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From Scarcity to Visibility: Gender Differences in the Careers of Doctoral Scientists and Engineers Mathematical Sciences: The number of female doctoral mathematicians working full time in S&E grew from 677 in 1973 to 3,728 in 1995. This increase of 450 percent can be compared to a 121 percent increase in male mathematicians from 11,639 in 1973 to 25,711 in 1995. Overall, women represented 5.5 percent of the mathematicians in 1973, which increased to 13 percent in 1995. As shown in Table 4–2, in 1995 women were most strongly represented in statistics and probability with 18 percent of the full-time labor force and in the rapidly growing field of computer science where they were 13 percent. Physical Sciences. The proportional representation of women in the physical sciences is similar to that in mathematics. In 1973, there were 1,637 women, which corresponded to 3 percent of the total Ph.D.s in the physical sciences working full time in S&E. By 1995 the number of women increased by 480 percent to 9,505 or 10.5 percent of the full-time labor force. During this same period, the number of male physical scientists increased only 50 percent from 52,168 in 1973 to 81,373 in 1995. As shown in Table 4–3, the largest increases overall, as well as for women, were in the large subfields of physics and chemistry, which represented 31 percent and 51 percent of the full time Ph.D.s in 1995, respectively. The largest proportional representation of women is in chemistry, which grew from being 4 percent female in 1973 to 14 percent female in 1995. While the second largest number of women is in physics, with nearly 1,500 women in 1995, the growth was from a mere 1.3 percent of the full-time Ph.D. labor force being female in 1973 to a still small 5 percent in 1995. Life Sciences: Overall, women have a larger representation in the full-time labor force in the life sciences than the preceding broad fields. In 1973, there were 4,598 women, 9.5 percent of the total, compared to 44,053 men. The proportion of women increased to 26 percent in 1995, as the number of women grew six fold to 29,885, while the number of men only doubled to 85,098. As shown in Table 4–4, women are found most often in the subfield of biological sciences, where they were 49 percent of the full-time labor force in 1995. They were least represented in the agricultural sciences with only 1 percent of the total in 1973, increasing to 12 percent in 1995. Social and Behavioral Sciences. Women are most highly represented in the social and behavioral sciences. As the number of Ph.D.s working full time increased 150 percent from 43,298 in 1973 to 107,216 in 1995, the representation of women grew from 12 percent to 33 percent. As shown in Table 4–5, women are most highly represented in anthropology with 40 percent of the full-time labor force, followed by 39 percent in the large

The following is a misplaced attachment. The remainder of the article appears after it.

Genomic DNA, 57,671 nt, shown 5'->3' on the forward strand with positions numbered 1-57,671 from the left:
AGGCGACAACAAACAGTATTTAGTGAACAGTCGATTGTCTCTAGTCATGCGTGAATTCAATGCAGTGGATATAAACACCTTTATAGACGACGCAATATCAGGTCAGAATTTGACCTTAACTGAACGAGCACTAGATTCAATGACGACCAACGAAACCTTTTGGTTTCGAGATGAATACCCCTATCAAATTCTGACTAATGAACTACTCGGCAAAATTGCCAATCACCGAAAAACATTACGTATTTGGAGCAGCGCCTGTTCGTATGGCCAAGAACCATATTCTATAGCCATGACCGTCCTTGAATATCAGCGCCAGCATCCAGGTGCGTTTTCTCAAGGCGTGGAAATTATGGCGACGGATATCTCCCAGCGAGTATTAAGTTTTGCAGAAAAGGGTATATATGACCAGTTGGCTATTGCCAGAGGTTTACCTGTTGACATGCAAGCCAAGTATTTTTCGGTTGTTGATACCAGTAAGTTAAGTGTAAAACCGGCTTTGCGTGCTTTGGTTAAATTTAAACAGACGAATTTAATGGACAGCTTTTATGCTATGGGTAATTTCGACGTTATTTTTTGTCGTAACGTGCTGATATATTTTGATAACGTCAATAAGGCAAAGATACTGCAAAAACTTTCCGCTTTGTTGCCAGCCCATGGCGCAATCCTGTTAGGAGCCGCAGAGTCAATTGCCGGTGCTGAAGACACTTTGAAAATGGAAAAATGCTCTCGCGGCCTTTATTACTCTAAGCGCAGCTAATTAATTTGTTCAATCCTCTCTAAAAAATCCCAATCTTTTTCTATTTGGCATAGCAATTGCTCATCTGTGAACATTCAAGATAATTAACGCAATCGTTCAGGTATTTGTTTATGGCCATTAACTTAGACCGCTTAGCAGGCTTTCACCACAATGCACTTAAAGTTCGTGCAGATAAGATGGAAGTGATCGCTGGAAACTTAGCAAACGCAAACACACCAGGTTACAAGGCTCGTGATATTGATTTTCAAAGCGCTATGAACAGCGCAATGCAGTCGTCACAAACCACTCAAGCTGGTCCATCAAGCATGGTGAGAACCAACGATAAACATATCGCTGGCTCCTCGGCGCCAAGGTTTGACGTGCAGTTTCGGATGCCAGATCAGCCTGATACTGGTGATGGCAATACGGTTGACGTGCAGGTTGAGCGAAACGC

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From Scarcity to Visibility: Gender Differences in the Careers of Doctoral Scientists and Engineers TABLE 4–1 Numbers of Engineers Working Full Time in S&E, by Sex, Subfield, and Year of Survey 1973 1979 # Men # Women % Women # Men # Women % Women Biomedical 307 2 0.6 778 10 1.3 Chemical 4,835 13 0.3 6,696 33 0.5 Electrical 7,317 17 0.2 9,578 53 0.6 Industrial 720 4 0.6 1,007 12 1.2 Materials Science 146 0 0.0 599 12 2.0 Other 16,883 46 0.3 23,860 218 0.9 Total 30,208 82 0.3 42,518 338 0.8 TABLE 4–2 Numbers of Mathematicians Working Full Time in S&E, by Sex, Subfield, and Year of Survey 1973 1979 # Men # Women % Women # Men # Women % Women Computer Science 540 30 5.3 1,330 92 6.5 Probability and Statistics 2,233 130 5.5 3,710 318 7.9 Mathematics 8,866 517 5.5 10,871 780 6.7 Total 11,639 677 5.5 15,911 1,190 7.0 TABLE 4–3 Numbers of Physical Scientists Working Full Time in S&E, by Sex, Subfield, and Year of Survey 1973 1979 # Men # Women % Women # Men # Women % Women Astronomy 930 64 6.4 1,531 89 5.5 Physics 16,424 220 1.3 20,603 427 2.0 Chemistry 28,936 1,236 4.1 34,990 2,105 5.7 Oceanography 523 6 1.1 888 37 4.0 Geosciences 5,355 111 2.0 7,287 292 3.9 Total 52,168 1,637 3.0 65,299 2,950 4.3